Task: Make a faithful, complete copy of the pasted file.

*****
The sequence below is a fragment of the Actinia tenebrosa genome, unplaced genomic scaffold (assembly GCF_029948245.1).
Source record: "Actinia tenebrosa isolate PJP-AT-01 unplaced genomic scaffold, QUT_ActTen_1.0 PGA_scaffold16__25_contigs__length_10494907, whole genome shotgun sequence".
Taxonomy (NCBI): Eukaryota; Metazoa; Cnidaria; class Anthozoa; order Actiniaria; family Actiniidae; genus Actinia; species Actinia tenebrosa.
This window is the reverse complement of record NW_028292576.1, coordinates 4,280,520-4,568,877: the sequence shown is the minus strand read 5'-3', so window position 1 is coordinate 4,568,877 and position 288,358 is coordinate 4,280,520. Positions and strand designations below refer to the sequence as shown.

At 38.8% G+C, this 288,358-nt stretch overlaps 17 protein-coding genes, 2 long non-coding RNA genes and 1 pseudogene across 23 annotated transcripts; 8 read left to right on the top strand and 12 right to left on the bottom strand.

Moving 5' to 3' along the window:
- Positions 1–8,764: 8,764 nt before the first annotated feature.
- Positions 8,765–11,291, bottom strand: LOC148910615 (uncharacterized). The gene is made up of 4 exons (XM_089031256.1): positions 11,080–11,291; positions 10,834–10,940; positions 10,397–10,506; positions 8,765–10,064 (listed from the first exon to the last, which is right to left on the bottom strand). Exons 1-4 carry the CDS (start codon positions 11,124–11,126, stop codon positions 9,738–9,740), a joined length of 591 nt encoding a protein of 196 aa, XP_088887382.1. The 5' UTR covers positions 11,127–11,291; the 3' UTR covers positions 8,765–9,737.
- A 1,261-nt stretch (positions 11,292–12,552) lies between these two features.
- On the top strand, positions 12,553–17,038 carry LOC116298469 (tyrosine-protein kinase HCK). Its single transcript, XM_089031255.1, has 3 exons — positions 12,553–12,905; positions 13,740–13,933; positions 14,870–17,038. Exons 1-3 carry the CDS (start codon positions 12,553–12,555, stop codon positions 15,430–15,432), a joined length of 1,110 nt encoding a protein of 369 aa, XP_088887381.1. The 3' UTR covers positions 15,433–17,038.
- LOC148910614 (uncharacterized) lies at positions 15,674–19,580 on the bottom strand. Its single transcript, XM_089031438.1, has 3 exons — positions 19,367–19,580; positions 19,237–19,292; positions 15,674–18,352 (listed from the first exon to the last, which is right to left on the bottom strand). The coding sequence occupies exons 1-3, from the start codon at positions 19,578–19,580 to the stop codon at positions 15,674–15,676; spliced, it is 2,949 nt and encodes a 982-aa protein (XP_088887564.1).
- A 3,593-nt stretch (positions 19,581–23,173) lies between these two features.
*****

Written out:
The sequence below is a fragment of the Actinia tenebrosa genome, unplaced genomic scaffold (assembly GCF_029948245.1).
Source record: "Actinia tenebrosa isolate PJP-AT-01 unplaced genomic scaffold, QUT_ActTen_1.0 PGA_scaffold16__25_contigs__length_10494907, whole genome shotgun sequence".
Taxonomy (NCBI): Eukaryota; Metazoa; Cnidaria; class Anthozoa; order Actiniaria; family Actiniidae; genus Actinia; species Actinia tenebrosa.
This window is the reverse complement of record NW_028292576.1, coordinates 4,280,520-4,568,877: the sequence shown is the minus strand read 5'-3', so window position 1 is coordinate 4,568,877 and position 288,358 is coordinate 4,280,520. Positions and strand designations below refer to the sequence as shown.

At 38.8% G+C, this 288,358-nt stretch overlaps 17 protein-coding genes, 2 long non-coding RNA genes and 1 pseudogene across 23 annotated transcripts; 8 read left to right on the top strand and 12 right to left on the bottom strand.

Moving 5' to 3' along the window:
- Positions 1–8,764: 8,764 nt before the first annotated feature.
- Positions 8,765–11,291, bottom strand: LOC148910615 (uncharacterized). The gene is made up of 4 exons (XM_089031256.1): positions 11,080–11,291; positions 10,834–10,940; positions 10,397–10,506; positions 8,765–10,064 (listed from the first exon to the last, which is right to left on the bottom strand). Exons 1-4 carry the CDS (start codon positions 11,124–11,126, stop codon positions 9,738–9,740), a joined length of 591 nt encoding a protein of 196 aa, XP_088887382.1. The 5' UTR covers positions 11,127–11,291; the 3' UTR covers positions 8,765–9,737.
- A 1,261-nt stretch (positions 11,292–12,552) lies between these two features.
- On the top strand, positions 12,553–17,038 carry LOC116298469 (tyrosine-protein kinase HCK). Its single transcript, XM_089031255.1, has 3 exons — positions 12,553–12,905; positions 13,740–13,933; positions 14,870–17,038. Exons 1-3 carry the CDS (start codon positions 12,553–12,555, stop codon positions 15,430–15,432), a joined length of 1,110 nt encoding a protein of 369 aa, XP_088887381.1. The 3' UTR covers positions 15,433–17,038.
- LOC148910614 (uncharacterized) lies at positions 15,674–19,580 on the bottom strand. Its single transcript, XM_089031438.1, has 3 exons — positions 19,367–19,580; positions 19,237–19,292; positions 15,674–18,352 (listed from the first exon to the last, which is right to left on the bottom strand). The coding sequence occupies exons 1-3, from the start codon at positions 19,578–19,580 to the stop codon at positions 15,674–15,676; spliced, it is 2,949 nt and encodes a 982-aa protein (XP_088887564.1).
- A 3,593-nt stretch (positions 19,581–23,173) lies between these two features.